Cystoscopic examination has a major limitation as a follow up tool because tiny papillary tumors are easily overlooked, Cis, dysplasia, and cases of microscopic recurrences cannot be detected [34]. Urine cytology has low sensitivity for well-and moderately differentiated cells that represent around 75% of all bladder cancer at diagnosis [35]. Positive urine cytology ranged between 10% and 90% based on the grade of the tumors [36]. Even when random biopsies are taken, only 24% of the cases can be diagnosed. Based on FISH studies using in the majority of the cases microscopic recurrences were detected as malignant cell in urine samples collected from patient with previous history of bladder cancer and present not so ever clinical or radiological evidence of recurrent disease [37]. This may indicate that in fact residual cancer following transurethral resection is more than one would expect. However the logical question should be whether all these so called micro-recurrences will give rise to clinical recurrences. No present answer available but epidemiological data suggesting this possibility. Another strong evidence arrived from analysis of synchronous and metachronous tumors along the urinary tract system showed monoclonal origin indicating the intraluminal seeding mechanism as a mechanism responsible behind high rate of recurrences and multifocality often seen in uroepithelial tumors [24,26]. Epidemiological data revealed that an upper urinary tract tumor is associated with a 75% probability of finding tumor(s) also in the bladder, whereas the risk of developing a ureteral tumor following the diagnosis of a bladder tumor is only 4% [18]. Studies investigated the clonal origin of associated bladder tumor(s) with ureteral tumor in the same patient concluded a downstream shedding of cancer [15]. Thus such data argue against the regrowth of a new tumor at a site different from the primary and instead favor the shedding and intraluminal seeding hypothesis [16].
By ruling out the field cancerization view it is then clear that most tumors including superficial papillary ones are in fact inadequately treated. Clinical studies showed that after standard transurethral resection, about 60%of superficial tumors recur as tumors of the same grade and stage, whereas 25% relapse with more advanced and aggressive forms of cancer [35].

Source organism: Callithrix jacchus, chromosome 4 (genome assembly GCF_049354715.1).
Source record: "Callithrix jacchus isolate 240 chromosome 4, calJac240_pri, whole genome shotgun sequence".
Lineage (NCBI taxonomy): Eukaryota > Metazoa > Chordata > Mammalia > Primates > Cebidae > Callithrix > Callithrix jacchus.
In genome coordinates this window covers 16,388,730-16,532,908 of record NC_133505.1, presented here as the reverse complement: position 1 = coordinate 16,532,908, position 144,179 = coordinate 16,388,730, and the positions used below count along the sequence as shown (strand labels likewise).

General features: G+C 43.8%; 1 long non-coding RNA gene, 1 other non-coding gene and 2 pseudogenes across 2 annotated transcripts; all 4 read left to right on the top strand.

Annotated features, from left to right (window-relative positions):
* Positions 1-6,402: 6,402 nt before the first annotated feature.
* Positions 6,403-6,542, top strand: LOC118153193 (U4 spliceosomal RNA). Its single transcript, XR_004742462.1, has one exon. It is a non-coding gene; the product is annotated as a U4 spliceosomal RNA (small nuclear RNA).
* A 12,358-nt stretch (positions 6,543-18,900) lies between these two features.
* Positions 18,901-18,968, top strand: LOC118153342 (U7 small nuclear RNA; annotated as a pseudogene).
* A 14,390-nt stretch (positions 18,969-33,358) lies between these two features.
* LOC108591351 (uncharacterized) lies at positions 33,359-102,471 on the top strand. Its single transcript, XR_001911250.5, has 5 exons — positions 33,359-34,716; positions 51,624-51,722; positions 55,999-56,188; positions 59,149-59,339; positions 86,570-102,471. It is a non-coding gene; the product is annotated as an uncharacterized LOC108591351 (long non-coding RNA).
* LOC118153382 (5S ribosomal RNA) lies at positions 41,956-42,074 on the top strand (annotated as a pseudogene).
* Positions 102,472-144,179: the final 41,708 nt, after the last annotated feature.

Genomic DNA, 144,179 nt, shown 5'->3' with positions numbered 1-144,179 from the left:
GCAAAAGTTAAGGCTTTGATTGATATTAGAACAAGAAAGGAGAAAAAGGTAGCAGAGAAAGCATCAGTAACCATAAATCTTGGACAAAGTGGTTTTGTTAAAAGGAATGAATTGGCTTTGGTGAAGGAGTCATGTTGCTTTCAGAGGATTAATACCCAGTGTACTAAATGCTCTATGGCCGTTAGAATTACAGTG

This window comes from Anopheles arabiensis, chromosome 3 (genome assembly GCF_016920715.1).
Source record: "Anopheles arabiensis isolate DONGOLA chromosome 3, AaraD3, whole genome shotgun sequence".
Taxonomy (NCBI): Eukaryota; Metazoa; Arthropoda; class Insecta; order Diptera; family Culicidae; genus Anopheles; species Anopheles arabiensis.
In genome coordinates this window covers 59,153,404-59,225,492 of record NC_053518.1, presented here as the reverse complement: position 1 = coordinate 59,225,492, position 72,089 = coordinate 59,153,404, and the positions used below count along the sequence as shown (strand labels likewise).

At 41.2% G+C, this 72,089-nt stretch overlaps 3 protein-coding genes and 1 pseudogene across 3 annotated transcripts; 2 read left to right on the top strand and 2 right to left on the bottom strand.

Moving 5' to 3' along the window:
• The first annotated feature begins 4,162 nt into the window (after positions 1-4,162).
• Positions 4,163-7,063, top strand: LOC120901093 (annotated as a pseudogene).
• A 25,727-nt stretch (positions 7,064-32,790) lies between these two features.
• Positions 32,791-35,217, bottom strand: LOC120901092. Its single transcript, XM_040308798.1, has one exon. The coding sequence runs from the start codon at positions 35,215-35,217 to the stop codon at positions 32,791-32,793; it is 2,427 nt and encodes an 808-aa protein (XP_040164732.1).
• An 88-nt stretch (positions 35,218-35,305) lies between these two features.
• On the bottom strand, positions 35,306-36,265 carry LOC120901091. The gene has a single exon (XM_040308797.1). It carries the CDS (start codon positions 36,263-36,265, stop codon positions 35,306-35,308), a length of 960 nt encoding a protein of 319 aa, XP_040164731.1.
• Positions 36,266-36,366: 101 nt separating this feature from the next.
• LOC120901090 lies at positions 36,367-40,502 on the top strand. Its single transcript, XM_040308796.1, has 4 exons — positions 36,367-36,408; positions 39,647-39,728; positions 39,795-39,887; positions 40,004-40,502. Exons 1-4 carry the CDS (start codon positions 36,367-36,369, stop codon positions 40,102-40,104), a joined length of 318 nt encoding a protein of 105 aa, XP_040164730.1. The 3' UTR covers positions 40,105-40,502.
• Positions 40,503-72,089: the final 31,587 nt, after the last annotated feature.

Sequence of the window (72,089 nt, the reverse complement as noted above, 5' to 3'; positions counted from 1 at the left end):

Because intraluminal shedding and implantation of tumor cells is the mechanism responsible for both synchronous and metachronous multifocal uroepithelial carcinomas, it is beyond doubt that complete endoscopic removal of the primary tumor is not enough in the treatment of even non-invasive. In addition to endoscopic removal of the superficial tumors, measures against the intraluminal seeding of the cancer cells and their ability to divide should be taken, perhaps in form of routine intravesical therapy of superficial bladder cancer. Several clinical studies revealed that therapy with adjuvant intravesical chemotherapy reduces the risk of tumor recurrence but has no effect on the risk of progression [38]. This clinical observation is in complete agreement with seeding notion. In addition to chemotherapy, Immunotherapy with live BCG vaccine turned to be an effective treatment of carcinoma in situ as long ago as 1976 [4], and the vaccine is still the only intravesical agent capable to reduce both of these risks in spite to its complication [4].
That intraluminal shedding and implantation of tumor cells is the mechanism responsible for both synchronous and metachronous multifocal bladder cancer may be of considerable relevance for therapeutic strategies. Additional measures should be directed toward stopping tumor cell seeding and the ability of already implanted tumor cells to divide and growth. This implies more emphasis on intravesical adjuvant therapy in superficial bladder cancer, including the use of anti-inflammatory drugs, antagonists of cell adhesion, and intravesical chemotherapy or immunotherapy with BCG. The possibility of seeding viable cancer cells during the endoscopic removal of the tumor suggest the avoidance of unnecessary trauma to the urethelium during this procedure also seems stronger. The practice of taking random bladder biopsies or removing a benign prostate at the time of bladder tumor surgery seems illogical in this perspective and should probably be avoided.